Food for thought: 6 movies with realistic depictions of mental health
Mental illness is one of the greatest concerns of our current time, but the stigma built around it prevents those suffering from these disorders to truly come forward and speak about it.
Anxiety and depression affect 15 million adults in the U.S. alone, and medication is often making things worse. In order to change those statistics, we need to change the way we perceive mental illness and understand that those who suffer from it need a lot of support.
We live in a world that is greatly influenced by films and television but finding movies that realistically depict everyday issues can sometimes be difficult. In movies, those suffering from mental issues are often negatively or inaccurately portrayed. We put together a list of 6 movies we think did a great job handling mental illness and the struggles that come with it, regardless of the character plays on the good or bad side.
Girl, Interrupted (1999)
Some may argue that this movie, starring Winona Ryder as Susanna and Angelina Jolie as Lisa, shows some of the worse sides of mental illness, and that is entirely accurate. Jolie’s character, who is considered a sociopath with manipulative tendencies, is painted in a dark light throughout the movie, but there is a reason behind it. Despite being a resident at the hospital, she tried many times to escape and refuses repeatedly to get help. The movie makes her take responsibility for her actions, which is exactly what would happen in real life, despite Lisa being, deep down, a good person who got lost in her illness.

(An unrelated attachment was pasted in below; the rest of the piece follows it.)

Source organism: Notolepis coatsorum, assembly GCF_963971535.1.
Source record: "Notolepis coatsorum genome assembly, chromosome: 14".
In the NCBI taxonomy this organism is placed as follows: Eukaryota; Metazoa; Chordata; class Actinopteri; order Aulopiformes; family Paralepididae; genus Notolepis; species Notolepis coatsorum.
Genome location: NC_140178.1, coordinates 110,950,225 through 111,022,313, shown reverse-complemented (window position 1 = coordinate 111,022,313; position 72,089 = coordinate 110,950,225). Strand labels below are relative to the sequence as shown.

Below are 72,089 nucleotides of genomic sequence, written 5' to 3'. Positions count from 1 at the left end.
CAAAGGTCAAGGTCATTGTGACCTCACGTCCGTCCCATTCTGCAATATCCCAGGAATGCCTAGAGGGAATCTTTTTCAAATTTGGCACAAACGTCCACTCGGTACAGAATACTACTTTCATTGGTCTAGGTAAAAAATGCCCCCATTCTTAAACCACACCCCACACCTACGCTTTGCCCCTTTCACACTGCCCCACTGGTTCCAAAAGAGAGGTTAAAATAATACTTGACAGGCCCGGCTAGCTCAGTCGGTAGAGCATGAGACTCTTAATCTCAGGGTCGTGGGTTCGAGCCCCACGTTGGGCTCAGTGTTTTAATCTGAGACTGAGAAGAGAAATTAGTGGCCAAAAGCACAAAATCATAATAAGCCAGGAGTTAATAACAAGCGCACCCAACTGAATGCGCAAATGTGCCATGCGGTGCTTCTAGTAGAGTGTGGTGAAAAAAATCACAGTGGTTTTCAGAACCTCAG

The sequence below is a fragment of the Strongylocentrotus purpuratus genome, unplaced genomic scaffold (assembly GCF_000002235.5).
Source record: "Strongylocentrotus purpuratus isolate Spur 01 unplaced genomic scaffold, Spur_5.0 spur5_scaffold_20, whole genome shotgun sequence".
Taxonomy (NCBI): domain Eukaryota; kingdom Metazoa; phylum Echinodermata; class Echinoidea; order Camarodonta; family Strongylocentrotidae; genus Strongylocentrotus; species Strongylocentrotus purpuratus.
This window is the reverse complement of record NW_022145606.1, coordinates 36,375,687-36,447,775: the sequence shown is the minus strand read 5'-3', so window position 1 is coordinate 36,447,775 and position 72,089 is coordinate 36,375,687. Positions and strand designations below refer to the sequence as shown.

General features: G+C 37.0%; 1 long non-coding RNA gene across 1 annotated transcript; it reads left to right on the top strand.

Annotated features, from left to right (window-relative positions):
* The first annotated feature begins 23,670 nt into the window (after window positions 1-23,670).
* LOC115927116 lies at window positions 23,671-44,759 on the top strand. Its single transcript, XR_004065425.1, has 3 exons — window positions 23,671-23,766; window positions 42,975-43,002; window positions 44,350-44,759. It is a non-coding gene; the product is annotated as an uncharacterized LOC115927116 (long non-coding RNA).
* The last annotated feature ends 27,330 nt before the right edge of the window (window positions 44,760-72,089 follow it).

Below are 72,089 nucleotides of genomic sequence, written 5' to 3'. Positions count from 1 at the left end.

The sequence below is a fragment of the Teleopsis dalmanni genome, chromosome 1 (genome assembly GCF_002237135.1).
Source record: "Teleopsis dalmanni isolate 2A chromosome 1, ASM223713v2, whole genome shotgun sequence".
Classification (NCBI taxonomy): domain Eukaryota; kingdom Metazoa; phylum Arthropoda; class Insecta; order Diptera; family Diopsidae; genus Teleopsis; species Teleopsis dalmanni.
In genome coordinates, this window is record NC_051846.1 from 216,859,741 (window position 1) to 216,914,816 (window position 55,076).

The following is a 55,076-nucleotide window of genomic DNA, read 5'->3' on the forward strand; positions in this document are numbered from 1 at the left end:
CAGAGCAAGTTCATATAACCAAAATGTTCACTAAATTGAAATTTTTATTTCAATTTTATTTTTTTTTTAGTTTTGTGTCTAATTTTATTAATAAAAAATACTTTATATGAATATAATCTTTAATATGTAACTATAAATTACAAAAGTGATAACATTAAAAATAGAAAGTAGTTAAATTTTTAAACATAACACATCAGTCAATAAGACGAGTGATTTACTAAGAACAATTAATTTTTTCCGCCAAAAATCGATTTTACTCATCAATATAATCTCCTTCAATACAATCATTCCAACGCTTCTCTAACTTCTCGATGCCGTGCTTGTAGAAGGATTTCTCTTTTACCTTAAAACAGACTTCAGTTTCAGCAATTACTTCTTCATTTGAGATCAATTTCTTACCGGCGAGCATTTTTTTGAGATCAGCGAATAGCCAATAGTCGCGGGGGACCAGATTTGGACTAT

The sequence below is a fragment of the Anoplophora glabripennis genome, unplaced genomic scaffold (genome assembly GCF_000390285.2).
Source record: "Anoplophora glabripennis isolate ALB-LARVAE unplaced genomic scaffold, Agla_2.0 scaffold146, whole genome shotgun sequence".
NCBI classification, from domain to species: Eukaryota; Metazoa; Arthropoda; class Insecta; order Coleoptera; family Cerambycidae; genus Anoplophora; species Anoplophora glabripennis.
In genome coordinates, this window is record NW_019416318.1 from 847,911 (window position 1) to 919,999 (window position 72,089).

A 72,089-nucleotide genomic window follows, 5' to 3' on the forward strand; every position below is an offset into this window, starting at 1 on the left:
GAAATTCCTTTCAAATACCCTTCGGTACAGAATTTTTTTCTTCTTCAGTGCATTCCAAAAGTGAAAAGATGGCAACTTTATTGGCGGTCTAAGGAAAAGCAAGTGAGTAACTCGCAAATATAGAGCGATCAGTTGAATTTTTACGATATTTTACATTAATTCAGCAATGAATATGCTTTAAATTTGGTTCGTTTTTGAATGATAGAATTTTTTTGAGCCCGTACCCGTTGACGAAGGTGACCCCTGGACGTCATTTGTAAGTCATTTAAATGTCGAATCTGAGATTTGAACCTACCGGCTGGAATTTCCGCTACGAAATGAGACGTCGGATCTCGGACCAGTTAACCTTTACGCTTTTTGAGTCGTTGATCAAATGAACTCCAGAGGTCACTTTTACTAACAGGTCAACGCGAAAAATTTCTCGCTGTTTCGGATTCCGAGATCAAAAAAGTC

Susanna, on the other hand, is admitted to the hospital because she attempted to mix pills with alcohol, which almost leads to her death. Susanna is constantly questioning if she does, indeed, suffer from a mental illness or this is just a poor way she chooses to deal with her family issues.
Black Swan (2010)
Natalie Portman does an amazing job portraying Nina Sayers, a professional ballerina who just landed the role of her life. The movie is described as a metaphor for the price that comes with wanting to achieve perfection.
Nina suffers from an eating disorder (probably bulimia nervosa) and chronic hallucinations. While the watcher may question if those hallucinations are real or not, her eating disorder is pretty straight-forwardly portrayed, with Lisa being seen vomiting in the film.
Eating disorders often come from social pressure to look thin and beautiful, especially in the dance world, a fact that is portrayed very accurately in the movie. Anorexia nervosa is, in fact, the deadliest mental illness today.
Fortunately, people now have access to alternative forms of treatment, such as CBD oil, CBD hemp flower, and other derived products, guided meditation, and advanced therapy, which makes it a tiny bit easier to cope with their condition.
The Machinist (2004)
Insomnia is another mental illness that is rarely mentioned in movies. 10% of American adults suffer from chronic insomnia and can relate to Christian Bale’s character, Trevor.